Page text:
How to Prevent Insider Threats with Identity Security

How to Prevent Insider Threats with Identity Security

How can a next-generation identity security solution help prevent insider threats in your enterprise?

Technologically, the majority of identity and access management emphasizes preventing external threat actors. As a rule, hackers look for the easiest means of entry ports into your IT environment. Login portals provide these ports; only by constantly verifying the legitimacy of your users can you protect your most sensitive assets from external threat actors.

Therefore, next-generation identity and access management solutions provide strong authentication protocols to serve as the gatekeepers to your environment. Furthermore, behavior monitoring capabilities help ensure identity security by verifying whether the users act like themselves while connected.

These capabilities prove essential to your enterprise’s modern cybersecurity. However, insider threats represent an even more nefarious danger to your databases and digital assets. Your business must prevent insider threats to protect itself against the most subversive kind of data breaches.

What constitutes an insider threat? How can you prevent insider threats? Why is it so important? We answer these questions below.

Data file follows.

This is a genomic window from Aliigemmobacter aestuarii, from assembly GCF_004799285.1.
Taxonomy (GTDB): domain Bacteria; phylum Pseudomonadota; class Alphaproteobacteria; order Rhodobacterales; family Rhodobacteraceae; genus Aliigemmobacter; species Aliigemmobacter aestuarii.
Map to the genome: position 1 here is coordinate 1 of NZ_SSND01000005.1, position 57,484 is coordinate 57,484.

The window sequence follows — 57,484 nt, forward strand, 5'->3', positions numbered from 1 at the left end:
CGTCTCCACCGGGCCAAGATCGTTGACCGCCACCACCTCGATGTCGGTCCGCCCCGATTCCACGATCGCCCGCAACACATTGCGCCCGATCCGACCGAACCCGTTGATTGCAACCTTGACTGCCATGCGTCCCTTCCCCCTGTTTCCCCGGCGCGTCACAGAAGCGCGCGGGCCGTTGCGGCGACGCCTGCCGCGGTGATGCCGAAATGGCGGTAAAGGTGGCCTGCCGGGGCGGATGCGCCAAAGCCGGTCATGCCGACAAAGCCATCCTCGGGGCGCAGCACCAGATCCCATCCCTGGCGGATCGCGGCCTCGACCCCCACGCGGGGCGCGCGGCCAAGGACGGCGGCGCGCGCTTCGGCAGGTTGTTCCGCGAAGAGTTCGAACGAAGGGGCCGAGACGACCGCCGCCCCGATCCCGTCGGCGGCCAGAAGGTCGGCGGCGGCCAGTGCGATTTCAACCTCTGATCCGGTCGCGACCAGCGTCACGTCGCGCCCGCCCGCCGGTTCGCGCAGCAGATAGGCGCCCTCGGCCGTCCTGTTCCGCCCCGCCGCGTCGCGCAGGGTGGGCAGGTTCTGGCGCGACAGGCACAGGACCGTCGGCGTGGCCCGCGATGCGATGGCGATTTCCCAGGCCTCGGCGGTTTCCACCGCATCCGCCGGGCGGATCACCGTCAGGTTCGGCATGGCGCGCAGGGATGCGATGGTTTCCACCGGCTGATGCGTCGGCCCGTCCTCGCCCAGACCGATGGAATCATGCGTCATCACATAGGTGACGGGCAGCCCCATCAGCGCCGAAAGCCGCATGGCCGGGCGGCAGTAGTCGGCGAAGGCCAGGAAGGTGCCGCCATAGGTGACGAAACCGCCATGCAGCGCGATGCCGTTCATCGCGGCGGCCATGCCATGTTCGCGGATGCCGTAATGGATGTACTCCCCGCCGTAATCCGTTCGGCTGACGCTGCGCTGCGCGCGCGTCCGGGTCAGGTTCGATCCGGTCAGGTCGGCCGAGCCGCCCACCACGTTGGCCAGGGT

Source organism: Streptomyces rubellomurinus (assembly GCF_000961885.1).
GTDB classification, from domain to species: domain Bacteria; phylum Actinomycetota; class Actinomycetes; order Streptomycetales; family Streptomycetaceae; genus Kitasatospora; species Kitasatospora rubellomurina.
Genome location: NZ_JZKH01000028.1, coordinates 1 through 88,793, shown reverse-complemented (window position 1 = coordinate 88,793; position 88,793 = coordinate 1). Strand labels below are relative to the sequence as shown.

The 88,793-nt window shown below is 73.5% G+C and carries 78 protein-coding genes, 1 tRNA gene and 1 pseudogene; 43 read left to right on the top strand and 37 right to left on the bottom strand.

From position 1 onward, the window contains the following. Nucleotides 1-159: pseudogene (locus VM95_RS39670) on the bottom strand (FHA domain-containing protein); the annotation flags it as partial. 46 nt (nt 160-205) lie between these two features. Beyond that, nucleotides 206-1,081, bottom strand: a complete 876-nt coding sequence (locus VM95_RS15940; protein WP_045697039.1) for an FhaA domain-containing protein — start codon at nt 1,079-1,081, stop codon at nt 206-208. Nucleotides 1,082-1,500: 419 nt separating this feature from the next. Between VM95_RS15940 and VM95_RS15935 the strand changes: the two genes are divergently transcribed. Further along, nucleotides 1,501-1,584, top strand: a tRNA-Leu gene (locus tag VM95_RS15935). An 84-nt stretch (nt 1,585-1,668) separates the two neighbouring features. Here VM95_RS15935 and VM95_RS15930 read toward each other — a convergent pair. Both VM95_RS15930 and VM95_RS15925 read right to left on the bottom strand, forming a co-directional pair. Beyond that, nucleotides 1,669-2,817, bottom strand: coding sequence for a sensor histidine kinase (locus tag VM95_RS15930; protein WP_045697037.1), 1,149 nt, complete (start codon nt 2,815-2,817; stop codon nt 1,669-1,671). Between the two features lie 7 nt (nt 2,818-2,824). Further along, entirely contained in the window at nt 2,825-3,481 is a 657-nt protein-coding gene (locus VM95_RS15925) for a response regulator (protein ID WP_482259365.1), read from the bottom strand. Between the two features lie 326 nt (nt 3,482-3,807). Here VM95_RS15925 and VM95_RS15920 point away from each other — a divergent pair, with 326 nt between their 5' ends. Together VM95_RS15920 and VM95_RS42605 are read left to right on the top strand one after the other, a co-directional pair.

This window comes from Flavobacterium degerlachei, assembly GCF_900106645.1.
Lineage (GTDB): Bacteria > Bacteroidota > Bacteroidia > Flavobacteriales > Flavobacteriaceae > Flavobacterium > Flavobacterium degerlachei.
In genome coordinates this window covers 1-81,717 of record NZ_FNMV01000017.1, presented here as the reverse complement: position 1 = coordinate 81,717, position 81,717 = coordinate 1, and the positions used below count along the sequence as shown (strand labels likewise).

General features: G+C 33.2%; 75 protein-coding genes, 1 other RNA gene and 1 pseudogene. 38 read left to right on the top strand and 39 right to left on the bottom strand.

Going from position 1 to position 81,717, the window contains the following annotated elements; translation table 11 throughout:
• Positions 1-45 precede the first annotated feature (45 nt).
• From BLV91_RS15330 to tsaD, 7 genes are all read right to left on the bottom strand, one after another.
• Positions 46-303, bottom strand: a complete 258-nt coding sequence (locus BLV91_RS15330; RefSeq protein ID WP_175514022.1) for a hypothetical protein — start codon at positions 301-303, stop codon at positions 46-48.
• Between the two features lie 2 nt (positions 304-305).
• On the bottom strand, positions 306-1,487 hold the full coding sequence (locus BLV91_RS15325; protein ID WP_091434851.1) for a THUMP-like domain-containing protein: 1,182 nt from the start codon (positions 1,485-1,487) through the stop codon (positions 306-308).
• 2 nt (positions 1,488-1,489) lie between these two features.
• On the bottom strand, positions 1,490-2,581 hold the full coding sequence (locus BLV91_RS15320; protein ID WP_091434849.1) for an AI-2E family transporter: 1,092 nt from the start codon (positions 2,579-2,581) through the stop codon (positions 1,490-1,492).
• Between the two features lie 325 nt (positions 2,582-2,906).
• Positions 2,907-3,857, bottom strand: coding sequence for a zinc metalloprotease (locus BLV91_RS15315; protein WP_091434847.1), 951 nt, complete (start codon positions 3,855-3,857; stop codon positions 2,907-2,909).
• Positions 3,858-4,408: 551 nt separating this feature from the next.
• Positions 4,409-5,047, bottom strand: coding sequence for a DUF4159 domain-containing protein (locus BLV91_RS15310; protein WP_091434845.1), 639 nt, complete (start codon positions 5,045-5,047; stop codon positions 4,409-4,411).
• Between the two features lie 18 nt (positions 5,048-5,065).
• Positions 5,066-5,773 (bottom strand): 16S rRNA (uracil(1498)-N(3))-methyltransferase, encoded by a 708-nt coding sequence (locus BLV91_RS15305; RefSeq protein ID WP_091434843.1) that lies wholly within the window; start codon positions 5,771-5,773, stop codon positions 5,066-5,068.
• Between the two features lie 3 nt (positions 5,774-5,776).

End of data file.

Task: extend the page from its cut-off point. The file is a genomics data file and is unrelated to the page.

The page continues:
To Prevent Insider Threats, You Must Know Them

Experts define insider threats as a cyber attack coming from any malicious or negligent actors within your own enterprise. Rather than attempting to penetrate the network as an external actor does, an insider already has access to your databases.     

After all, malicious insiders already possess legitimate credentials into your network. Thus, their login attempts and activities normally don’t arouse the suspicion of your identity and access management solution. As a result, malicious insiders can more easily conceal their activities within their everyday business processes.

Who can become an insider threat? The stereotypical image depicts a disgruntled employee, recently let go from their position, taking a final devastating parting shot at their former employers. Certainly, this kind of vengeful insider threat exists, causing damage to enterprises in the past.